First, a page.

One thing I have learned is that good friends have other good friends. This is a series of stories about friends of my friends. The post below is the story on a friend of a friend for January 26, 2015.
When I started college in 1971 I made a quick decision to major in Physical Education and In 1973 I had a class instructor that became a friend until he died on August 5, 2012 at the age of 95. This college instructor’s name was Earl Smith and he was a former coach at East Carolina University in two sports basketball (1959-1963) and baseball (1963-1972).
His baseball teams won 4 straight Southern Conference Championships. One of his star pitchers Hal Baird would later coach baseball at ECU (Asst Coach1977-79 Head Coach 80-84) and then move on to Auburn (1985-2000) where he would coach Bo Jackson. Hal still holds ECU strikeout record in a game with 20 K’s.
Earl also coached at Campbell University prior to coming back to his alma mater ECU. When Earl left Campbell in 1953 it was a junior college. He had great success as Campbell’s Football and Men’s Basketball Coach. In 1953 he went to ECU to become an assistant football coach. It was at ECU that he recruited my mentor Dr. Ray Pennington to play football and baseball. Ray because of Earl’s loyalty and persistence was inducted into ECU Hall of Fame in 1998. I got to attend that ceremony and it was a great night. Earl Smith got inducted into the ECU HALL of FAME in 1977.
There is a great story on Earl Smith at link below written by Sammy Batten.
Earl graduated from East Carolina in 1939 and because of our age difference he was a great link to a lot of wonderful stories some about ECU, college coaching, recruiting, and some about life in general. He also liked to brag on Ray Pennington who was one of his players at ECU.
Over the years especially when he got into his 80’s he would call me up and say he was coming to Pembroke to visit. Earl lived in Fayetteville, NC and after he left ECU he worked as a pro scout for the San Diego Padres. His travels would take him near campus and I enjoyed our visits.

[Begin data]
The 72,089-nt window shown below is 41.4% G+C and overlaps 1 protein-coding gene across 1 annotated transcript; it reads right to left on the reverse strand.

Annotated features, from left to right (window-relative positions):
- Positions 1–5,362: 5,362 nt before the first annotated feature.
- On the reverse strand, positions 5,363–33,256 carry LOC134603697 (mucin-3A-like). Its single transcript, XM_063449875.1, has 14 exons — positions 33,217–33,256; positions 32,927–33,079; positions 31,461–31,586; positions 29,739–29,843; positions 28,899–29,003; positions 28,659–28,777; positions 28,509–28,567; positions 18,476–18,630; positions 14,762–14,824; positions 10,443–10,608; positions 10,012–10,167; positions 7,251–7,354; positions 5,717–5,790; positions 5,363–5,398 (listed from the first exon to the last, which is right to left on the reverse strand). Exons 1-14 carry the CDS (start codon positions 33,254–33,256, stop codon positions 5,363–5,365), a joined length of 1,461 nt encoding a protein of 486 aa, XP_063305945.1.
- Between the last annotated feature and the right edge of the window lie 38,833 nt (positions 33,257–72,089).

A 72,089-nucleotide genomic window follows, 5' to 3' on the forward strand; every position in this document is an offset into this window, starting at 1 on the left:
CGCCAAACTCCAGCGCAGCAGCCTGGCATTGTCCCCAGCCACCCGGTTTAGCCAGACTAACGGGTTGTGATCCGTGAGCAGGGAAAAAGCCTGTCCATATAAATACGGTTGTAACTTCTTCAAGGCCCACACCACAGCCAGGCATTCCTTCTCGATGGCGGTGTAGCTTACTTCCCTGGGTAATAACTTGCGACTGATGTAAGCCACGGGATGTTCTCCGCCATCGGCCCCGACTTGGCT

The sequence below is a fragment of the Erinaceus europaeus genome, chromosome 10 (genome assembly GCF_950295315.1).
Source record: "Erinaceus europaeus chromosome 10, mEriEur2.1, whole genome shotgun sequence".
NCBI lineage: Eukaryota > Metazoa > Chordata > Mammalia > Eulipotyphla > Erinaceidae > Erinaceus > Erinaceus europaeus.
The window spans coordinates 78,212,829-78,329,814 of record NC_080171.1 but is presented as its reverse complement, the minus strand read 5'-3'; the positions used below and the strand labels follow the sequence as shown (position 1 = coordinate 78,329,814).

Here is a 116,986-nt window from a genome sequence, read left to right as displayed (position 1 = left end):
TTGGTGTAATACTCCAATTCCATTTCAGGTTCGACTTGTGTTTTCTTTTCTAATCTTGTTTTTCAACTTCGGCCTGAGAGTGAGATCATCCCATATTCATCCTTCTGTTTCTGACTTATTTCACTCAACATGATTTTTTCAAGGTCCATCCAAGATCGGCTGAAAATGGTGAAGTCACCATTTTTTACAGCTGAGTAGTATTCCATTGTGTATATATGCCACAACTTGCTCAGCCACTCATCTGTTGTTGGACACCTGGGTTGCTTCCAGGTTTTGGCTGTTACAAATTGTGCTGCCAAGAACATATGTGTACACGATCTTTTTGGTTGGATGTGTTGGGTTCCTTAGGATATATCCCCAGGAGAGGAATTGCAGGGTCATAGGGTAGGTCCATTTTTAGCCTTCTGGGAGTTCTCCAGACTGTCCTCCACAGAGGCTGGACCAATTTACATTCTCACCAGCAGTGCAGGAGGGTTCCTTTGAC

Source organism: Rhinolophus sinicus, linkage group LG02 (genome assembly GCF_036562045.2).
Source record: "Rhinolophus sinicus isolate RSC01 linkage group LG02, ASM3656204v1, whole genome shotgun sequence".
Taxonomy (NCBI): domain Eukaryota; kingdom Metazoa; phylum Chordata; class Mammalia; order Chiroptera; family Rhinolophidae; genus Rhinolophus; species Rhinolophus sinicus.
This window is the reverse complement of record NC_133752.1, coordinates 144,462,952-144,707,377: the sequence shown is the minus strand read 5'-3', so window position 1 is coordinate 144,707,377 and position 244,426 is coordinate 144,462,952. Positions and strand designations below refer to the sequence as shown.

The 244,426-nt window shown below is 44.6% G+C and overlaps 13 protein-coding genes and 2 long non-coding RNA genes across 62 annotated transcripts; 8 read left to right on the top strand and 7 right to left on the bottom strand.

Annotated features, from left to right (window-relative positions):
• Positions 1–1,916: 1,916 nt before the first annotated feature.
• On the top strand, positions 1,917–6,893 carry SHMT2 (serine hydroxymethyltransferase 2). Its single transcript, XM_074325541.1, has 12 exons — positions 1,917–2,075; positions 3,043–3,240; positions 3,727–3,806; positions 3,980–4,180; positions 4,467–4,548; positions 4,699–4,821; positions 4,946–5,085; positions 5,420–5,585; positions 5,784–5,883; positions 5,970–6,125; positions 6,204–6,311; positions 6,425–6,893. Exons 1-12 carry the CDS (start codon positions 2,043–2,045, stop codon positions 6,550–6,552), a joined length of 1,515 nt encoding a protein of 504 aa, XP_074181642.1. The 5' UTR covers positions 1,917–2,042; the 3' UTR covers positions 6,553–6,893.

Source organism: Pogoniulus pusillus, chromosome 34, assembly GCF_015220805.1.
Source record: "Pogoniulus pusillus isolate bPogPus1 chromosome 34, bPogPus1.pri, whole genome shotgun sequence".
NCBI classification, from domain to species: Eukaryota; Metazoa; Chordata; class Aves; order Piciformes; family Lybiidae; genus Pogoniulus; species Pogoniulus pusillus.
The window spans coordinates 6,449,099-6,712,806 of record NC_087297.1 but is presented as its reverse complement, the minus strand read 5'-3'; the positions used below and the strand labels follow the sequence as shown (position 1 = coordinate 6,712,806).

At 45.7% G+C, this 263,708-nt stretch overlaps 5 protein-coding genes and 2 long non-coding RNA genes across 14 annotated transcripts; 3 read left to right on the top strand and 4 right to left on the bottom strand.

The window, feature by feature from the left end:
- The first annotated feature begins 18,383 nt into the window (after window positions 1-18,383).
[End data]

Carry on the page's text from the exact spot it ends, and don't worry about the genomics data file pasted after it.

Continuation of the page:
Earl really like the idea that UNC Pembroke was starting a football team in 2007. He gave me lot’s of suggestions as UNCP Director of Athletics on what to keep in mind. I know he was excited when Campbell decided a year later to bring football back also.
Earl grew up in the south (Micro, NC) when segregation was part of life in the 40’s-50’s-60’s. I never thought of him as a racist but he loved to tell me stories about the segregated life in the south. He loved baseball and all of the stories that went with the sport. His story is about an umpire calling a game in a Negro Baseball League.
A friend of a friend-EARL SMITH
A friend of a friend-UMPIRE from Negro League in then1950’s
Earl Smith story on a Umpire’s Call during NC Semi-Pro Negro Baseball League game in 1950’s
Earl said that great semi-pro baseball was being played in North Carolina in the Negro Leagues up until the early 1960’s. He mentioned that one team that had talent was the Raleigh Tigers. The Tigers would play teams in Eastern NC from Tarboro and Rocky Mount, NC.
He said one of the great umpiring moments he had ever heard in his career occured with a game between the Raleigh Tigers and Rocky Mount Black Swans. The Raleigh Tigers formerly had a great player named Charlie Neal who played 2nd base for the Brooklyn Dodgers.
Here is the play that Earl said made the umpiring Hall of Fame. The Raleigh Tigers had come to Rocky Mount and held a one run lead in the bottom of the ninth. The Black Swans with one out had gotten the tying runner on first base. The Rocky Mount crowd was excited about possibly pulling the upset.
The Black Swans had a speedster on first base and the Tigers Pitcher threw over to first base multiple times to keep him close to the bag. Finally the Tiger pitcher throws a pitch and the batter hits a baltimore chop down the first base line. The summer heat has dried out the field and the ball goes 35 feet in the air half way down the first base line. The pitcher a lefty, comes off the mound and fields the ball in the air and in fair territory. His momentum takes him into foul territory just as the runner goes past him. He plants and throws but being a lefty his throw is way off of first base onto the second base side.
The first baseman fields the errant throw but is way off the bag and notices the runner going to second Is heading back to him at first. The batter seeing his teammate is heading back to first base stops. The batter then turns and heads back to home and the Tiger’s first baseman almost on instinct throws the ball to the catcher. The batter seeing the ball going home to the catcher pivots and heads back to first. The catcher seing he is headed to first base throws down to first but the ball is cut-off by the pitcher short of first base. Earl said it is the first ever pickle between home plate and first base. The batter seing the pitcher with the ball turns and heads back towards homeplate. The Tiger’s pitcher gives chase trying to make the tag on the Black Swan batter. He can’t get to the Black Swan batter so he tosses it back to his catcher and the batter slides under the catchers tag. Everyone looks at the umpire for the call.
He shouts out and signals SAFE-then tell the Black Swan you bat again.